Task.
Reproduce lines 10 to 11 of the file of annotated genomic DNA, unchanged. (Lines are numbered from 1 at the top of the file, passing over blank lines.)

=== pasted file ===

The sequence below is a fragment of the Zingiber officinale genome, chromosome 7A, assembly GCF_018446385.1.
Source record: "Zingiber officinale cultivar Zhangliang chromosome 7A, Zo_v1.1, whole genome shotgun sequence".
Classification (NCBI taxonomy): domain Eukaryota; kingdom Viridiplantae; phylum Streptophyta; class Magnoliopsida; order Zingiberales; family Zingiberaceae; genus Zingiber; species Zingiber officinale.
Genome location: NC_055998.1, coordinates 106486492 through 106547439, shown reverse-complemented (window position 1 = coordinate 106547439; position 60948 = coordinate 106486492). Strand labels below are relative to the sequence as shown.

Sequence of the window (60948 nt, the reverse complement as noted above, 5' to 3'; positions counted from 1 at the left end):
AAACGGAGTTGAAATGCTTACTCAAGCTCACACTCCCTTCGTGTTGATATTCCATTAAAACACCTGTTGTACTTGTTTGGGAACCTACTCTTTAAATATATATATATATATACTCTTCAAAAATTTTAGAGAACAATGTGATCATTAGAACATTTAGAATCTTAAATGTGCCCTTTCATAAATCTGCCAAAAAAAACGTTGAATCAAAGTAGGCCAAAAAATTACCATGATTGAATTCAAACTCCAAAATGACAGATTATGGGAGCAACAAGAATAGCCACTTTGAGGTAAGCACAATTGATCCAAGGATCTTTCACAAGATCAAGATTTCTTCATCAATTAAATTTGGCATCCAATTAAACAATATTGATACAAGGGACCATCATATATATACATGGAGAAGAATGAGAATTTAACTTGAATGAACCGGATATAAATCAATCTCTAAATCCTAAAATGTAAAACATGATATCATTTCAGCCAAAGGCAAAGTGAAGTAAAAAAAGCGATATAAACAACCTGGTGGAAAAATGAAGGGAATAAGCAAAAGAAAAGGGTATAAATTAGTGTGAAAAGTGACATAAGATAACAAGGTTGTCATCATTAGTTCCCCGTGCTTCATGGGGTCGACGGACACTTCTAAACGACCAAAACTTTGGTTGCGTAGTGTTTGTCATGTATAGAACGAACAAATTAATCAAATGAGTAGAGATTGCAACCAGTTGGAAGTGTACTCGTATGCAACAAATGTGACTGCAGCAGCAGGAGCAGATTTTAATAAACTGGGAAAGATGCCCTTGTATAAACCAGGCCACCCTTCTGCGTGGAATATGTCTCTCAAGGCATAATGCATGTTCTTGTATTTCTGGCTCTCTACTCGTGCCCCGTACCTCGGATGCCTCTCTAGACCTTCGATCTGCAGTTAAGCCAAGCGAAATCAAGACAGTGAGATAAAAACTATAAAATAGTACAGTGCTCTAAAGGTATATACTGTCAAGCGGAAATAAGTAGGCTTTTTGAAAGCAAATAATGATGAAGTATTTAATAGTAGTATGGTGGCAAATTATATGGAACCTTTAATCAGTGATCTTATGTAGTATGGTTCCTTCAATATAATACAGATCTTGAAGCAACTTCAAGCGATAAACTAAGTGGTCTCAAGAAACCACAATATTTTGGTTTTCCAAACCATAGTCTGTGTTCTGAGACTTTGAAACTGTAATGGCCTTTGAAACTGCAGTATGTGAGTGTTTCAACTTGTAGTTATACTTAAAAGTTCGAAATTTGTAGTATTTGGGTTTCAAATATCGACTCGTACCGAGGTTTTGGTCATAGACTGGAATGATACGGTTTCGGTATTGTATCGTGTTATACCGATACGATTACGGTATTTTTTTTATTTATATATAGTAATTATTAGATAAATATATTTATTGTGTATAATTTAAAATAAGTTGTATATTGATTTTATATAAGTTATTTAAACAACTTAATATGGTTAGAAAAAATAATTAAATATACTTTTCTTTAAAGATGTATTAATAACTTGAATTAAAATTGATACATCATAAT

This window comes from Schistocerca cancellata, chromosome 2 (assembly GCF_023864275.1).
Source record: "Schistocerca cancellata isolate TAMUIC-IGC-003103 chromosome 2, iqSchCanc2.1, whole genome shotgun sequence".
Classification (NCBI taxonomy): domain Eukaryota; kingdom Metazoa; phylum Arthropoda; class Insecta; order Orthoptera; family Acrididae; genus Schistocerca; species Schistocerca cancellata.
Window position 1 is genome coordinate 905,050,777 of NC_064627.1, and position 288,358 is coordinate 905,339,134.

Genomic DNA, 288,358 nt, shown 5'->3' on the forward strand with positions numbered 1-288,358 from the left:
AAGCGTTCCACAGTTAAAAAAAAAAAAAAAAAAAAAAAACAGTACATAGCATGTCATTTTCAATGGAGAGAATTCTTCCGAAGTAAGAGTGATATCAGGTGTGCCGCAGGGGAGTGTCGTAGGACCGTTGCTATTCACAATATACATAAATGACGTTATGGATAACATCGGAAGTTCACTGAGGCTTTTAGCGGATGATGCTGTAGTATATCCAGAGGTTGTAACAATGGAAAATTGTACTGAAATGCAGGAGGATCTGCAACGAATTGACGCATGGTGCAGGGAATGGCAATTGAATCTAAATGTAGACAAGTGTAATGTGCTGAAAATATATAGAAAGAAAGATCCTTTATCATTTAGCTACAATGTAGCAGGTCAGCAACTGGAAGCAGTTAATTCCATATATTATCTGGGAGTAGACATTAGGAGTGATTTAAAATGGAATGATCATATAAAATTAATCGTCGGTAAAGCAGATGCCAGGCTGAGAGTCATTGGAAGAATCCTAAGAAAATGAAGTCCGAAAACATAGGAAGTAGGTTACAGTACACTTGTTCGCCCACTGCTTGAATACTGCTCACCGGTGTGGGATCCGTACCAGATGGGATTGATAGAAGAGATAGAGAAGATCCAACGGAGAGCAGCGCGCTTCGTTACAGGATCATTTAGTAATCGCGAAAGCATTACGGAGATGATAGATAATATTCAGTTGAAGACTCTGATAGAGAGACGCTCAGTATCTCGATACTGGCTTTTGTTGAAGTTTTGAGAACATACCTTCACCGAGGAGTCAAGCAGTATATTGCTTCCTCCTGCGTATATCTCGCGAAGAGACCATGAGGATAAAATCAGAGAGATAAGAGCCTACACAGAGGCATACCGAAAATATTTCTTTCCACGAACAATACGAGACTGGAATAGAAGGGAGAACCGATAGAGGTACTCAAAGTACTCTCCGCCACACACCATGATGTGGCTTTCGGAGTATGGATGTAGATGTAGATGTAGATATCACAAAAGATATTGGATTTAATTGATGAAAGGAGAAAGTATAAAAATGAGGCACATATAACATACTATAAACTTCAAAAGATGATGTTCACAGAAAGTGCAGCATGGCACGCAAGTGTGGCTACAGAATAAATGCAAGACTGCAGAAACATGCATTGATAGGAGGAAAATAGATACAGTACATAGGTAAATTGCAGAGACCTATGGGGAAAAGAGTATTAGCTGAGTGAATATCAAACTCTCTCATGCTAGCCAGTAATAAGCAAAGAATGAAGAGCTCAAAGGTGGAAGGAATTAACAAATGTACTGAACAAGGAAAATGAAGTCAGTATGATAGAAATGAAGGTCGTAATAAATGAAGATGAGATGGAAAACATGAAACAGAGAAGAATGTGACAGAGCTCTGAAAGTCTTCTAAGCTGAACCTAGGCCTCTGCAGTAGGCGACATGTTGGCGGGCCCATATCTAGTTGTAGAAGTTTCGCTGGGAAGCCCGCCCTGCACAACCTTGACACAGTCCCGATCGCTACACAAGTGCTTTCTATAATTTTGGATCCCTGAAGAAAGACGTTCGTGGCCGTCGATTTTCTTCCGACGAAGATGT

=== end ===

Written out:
Window position 1 is genome coordinate 905,050,777 of NC_064627.1, and position 288,358 is coordinate 905,339,134.

Genomic DNA, 288,358 nt, shown 5'->3' on the forward strand with positions numbered 1-288,358 from the left: